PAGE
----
The locals in Phuket are some of the friendliest and most charming people you will ever meet. It’s not uncommon for complete strangers to smile and wave at you in the street (no, not just the “good time girls”..) and they’ll go out of their way to help a complete stranger.
By nature Thai people are friendly and humble folk. Phuket’s locals are no exception either; treat them with respect and you’ll have friends for life.
Before tourism, the main source of income for the island of Phuket was its abundant sources of tin. As far back as the 17th century, the French, Dutch and British all competed for the opportunity to trade with Phuket for this valuable resource. Eventually, seeking to reduce the influence of the Dutch and the British in the region King Narai named a French missionary as the governor of Phuket. Brother Renee Charbonneau remained governor of Phuket until 1685, after which the tin monopoly the French had established was passed onto their ambassador; the Chevalier de Chaumont.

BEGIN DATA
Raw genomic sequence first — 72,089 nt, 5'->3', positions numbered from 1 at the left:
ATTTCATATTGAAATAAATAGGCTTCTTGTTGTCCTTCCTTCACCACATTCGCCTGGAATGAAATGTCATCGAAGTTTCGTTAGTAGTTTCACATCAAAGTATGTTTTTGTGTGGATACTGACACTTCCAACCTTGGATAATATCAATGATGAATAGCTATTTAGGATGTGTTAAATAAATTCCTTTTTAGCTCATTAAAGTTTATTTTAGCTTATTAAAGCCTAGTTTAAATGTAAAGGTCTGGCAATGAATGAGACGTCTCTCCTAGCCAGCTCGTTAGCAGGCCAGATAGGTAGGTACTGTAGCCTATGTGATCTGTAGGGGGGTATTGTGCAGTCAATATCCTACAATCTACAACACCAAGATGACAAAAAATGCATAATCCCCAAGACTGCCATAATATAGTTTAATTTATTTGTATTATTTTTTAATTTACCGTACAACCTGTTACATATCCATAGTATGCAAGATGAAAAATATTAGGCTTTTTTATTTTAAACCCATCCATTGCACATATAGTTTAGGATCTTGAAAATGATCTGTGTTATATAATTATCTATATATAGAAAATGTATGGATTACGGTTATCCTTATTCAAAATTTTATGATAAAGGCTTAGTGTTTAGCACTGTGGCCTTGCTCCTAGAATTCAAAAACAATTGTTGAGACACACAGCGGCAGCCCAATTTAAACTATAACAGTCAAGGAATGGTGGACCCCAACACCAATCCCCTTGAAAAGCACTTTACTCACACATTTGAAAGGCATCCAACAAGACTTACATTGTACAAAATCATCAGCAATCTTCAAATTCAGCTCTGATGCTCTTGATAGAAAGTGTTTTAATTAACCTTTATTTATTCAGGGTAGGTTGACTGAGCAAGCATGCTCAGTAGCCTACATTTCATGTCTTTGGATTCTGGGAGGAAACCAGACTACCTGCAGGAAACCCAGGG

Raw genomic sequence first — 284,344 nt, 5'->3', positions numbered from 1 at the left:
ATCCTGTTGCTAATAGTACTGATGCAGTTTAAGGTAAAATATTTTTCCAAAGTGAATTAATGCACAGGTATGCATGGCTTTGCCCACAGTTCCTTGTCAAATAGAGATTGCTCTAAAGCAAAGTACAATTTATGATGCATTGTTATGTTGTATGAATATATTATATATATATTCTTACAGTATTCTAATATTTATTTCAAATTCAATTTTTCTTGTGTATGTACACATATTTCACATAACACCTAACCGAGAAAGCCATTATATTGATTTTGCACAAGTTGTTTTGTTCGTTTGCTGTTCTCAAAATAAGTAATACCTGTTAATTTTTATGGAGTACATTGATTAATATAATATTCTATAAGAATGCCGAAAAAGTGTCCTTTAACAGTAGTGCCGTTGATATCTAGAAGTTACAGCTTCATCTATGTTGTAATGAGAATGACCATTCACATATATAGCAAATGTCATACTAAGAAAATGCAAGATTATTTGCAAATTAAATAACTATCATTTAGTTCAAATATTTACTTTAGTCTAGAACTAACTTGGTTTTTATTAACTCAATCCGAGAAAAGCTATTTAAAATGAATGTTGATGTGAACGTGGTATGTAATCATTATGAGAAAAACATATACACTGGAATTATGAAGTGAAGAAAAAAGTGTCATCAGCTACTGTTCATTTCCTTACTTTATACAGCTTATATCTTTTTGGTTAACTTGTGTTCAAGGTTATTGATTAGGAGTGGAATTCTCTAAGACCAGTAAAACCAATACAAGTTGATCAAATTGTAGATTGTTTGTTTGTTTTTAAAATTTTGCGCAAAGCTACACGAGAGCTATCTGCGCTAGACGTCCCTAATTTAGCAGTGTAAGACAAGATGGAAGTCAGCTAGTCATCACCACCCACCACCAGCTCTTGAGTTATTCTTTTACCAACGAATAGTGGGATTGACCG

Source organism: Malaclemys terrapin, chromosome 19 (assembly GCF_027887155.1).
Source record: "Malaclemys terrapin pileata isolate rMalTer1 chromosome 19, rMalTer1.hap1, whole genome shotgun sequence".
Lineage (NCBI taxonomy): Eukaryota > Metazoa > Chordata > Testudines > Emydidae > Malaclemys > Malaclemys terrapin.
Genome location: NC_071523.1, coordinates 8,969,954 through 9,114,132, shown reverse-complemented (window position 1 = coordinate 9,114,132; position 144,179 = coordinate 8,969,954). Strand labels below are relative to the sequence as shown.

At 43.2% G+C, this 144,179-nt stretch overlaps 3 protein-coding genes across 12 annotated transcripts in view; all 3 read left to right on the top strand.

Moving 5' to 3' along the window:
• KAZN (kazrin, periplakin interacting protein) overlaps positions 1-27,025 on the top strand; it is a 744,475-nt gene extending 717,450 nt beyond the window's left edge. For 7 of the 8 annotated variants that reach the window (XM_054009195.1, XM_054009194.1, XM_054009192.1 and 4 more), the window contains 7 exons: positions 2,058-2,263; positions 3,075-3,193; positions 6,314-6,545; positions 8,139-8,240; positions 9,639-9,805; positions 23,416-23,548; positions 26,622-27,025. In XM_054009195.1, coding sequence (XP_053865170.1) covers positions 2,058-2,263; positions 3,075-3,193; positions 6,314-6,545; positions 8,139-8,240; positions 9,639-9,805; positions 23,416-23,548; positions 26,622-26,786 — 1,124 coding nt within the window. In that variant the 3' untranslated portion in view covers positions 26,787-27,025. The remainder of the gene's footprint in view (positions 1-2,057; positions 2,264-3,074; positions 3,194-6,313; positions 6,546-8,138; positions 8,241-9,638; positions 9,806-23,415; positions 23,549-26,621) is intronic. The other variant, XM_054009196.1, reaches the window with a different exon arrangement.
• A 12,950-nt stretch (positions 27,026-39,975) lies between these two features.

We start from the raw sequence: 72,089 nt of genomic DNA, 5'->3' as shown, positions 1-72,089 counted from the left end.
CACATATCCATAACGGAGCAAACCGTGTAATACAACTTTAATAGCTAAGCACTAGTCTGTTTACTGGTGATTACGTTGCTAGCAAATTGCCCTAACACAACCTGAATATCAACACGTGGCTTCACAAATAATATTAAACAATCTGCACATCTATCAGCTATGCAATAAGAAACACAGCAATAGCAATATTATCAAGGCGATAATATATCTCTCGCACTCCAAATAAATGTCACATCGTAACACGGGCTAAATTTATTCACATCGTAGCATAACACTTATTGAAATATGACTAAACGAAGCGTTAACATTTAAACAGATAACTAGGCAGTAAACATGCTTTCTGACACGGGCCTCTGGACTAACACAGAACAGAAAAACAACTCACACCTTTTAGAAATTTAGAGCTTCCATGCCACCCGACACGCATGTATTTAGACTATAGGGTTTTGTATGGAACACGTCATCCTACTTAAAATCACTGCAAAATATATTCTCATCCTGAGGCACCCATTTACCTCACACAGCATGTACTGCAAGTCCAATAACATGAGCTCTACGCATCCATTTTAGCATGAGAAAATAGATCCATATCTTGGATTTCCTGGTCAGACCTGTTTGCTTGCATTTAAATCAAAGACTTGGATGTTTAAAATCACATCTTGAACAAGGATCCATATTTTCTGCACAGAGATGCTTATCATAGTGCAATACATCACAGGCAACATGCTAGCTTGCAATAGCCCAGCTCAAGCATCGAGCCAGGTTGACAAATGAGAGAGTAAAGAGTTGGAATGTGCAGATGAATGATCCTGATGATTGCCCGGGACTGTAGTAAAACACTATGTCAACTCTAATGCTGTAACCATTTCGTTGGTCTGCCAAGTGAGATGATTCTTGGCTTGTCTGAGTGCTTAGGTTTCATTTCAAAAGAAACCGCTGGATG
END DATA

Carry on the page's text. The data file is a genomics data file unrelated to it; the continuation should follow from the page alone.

Phuket was and has always been a trading hub influenced by many cultures. Nowadays, evidence of past foreign influences can still be seen in Phuket’s capital Phuket town in the form of Sino-Portuguese architecture, defining it from any other place on the island.
Food & Drink
As in all tourist detonations around Thailand, you can expect to find the “typical” dishes in most restaurants. Pad Thai, Tom Yam Gung, Khao Pad, etc as well as your standard European fare. There’s also a huge variety of street food in the various markets held around the island and being in the South, be sure to try out the delicious curries!
Fishing is a major source of income for locals on the island and Phuket is a seafood lover’s paradise. Fresh fish caught the very same morning are rushed to restaurants to be served throughout the day. Lobster and tiger prawns are a favourite and are proudly displayed on ice right outside the restaurant.